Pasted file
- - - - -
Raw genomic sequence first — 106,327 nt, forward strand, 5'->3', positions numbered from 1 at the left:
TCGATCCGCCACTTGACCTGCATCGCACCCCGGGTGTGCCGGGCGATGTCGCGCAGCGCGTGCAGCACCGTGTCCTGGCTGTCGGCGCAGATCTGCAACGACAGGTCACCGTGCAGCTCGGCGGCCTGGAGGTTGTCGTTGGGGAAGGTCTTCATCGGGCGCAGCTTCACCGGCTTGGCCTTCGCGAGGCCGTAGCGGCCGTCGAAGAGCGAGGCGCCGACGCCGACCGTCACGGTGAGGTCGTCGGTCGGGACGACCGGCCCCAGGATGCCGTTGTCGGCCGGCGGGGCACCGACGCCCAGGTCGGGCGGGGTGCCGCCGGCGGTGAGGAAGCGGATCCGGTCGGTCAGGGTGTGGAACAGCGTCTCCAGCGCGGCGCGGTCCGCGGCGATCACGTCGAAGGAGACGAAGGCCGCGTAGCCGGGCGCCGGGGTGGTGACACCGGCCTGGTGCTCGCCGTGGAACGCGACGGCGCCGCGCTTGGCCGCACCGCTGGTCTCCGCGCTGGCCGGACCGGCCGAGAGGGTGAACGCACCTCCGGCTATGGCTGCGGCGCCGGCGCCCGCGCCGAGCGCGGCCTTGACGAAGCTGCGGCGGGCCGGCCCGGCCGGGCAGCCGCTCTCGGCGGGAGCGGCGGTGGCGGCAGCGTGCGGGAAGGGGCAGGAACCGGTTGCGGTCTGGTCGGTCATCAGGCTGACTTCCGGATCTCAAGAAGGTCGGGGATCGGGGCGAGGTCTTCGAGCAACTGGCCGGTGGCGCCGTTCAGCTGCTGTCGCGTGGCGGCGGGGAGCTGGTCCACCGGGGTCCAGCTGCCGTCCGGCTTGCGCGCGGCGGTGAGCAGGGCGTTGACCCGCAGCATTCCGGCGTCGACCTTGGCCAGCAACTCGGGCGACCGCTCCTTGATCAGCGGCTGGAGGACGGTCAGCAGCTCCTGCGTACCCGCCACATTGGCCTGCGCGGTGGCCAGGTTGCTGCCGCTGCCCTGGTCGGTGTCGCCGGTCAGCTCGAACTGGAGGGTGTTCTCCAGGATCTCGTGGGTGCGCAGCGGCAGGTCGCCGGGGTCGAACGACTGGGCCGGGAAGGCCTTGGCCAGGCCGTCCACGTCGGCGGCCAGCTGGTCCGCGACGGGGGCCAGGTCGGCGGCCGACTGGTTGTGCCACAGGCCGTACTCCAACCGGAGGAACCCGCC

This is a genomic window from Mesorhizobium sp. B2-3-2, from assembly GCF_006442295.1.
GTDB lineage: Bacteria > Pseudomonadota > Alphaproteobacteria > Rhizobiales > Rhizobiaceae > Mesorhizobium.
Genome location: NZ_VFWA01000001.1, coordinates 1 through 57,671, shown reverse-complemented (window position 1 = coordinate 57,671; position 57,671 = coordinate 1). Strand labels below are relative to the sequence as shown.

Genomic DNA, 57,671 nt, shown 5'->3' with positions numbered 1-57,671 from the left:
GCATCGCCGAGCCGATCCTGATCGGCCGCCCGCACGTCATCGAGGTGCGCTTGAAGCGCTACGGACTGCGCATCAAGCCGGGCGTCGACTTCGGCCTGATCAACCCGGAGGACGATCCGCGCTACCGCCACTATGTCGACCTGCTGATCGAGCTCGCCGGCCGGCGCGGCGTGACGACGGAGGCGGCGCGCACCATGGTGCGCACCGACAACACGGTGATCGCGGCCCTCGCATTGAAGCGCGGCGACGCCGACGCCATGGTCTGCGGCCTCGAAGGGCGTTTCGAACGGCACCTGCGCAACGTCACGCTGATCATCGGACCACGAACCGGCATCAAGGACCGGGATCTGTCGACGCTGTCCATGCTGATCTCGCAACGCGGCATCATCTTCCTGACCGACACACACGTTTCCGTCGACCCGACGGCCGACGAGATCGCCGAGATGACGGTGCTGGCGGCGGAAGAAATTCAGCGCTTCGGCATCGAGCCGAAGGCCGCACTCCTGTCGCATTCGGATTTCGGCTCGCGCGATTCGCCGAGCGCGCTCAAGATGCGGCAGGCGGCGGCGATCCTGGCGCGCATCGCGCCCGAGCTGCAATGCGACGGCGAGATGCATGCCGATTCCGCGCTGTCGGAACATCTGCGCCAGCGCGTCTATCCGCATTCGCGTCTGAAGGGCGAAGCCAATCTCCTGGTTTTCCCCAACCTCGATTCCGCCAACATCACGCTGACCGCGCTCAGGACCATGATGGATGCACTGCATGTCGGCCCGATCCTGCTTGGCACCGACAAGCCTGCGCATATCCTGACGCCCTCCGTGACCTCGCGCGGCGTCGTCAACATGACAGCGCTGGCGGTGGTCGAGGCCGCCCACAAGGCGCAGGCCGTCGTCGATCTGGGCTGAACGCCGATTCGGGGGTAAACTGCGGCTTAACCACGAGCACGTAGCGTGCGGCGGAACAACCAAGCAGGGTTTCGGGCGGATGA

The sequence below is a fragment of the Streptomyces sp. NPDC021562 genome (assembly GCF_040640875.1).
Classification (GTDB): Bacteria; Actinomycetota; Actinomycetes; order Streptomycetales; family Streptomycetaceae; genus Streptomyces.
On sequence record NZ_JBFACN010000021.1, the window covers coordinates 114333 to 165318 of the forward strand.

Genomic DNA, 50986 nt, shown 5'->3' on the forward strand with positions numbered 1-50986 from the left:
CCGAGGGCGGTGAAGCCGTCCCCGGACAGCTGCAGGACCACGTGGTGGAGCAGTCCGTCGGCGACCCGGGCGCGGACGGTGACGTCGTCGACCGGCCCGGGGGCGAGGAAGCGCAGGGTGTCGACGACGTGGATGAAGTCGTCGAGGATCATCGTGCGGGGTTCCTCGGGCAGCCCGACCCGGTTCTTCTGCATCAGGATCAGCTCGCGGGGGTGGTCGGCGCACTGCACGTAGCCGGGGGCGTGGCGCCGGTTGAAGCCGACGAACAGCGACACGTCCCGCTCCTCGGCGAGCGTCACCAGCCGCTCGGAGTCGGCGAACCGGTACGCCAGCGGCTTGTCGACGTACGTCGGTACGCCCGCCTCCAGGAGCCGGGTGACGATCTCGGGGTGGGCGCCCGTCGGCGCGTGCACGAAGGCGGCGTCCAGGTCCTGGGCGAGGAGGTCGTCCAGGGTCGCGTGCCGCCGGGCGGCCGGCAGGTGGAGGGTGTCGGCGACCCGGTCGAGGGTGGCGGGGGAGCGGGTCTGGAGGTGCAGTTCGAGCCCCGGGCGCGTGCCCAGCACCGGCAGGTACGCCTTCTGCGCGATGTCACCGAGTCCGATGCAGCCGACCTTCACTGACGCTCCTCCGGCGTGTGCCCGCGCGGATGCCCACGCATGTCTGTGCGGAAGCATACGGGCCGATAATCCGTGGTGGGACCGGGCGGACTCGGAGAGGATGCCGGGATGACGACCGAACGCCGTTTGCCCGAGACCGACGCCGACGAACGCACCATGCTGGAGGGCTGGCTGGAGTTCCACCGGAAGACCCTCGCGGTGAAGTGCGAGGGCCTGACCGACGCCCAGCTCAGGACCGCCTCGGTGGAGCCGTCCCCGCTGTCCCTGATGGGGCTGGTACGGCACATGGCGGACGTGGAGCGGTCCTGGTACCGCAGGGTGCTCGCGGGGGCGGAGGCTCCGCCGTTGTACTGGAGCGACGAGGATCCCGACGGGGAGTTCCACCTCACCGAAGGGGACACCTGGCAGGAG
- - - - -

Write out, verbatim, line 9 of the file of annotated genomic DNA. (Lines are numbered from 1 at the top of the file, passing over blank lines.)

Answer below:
Classification (GTDB): Bacteria; Actinomycetota; Actinomycetes; order Streptomycetales; family Streptomycetaceae; genus Streptomyces.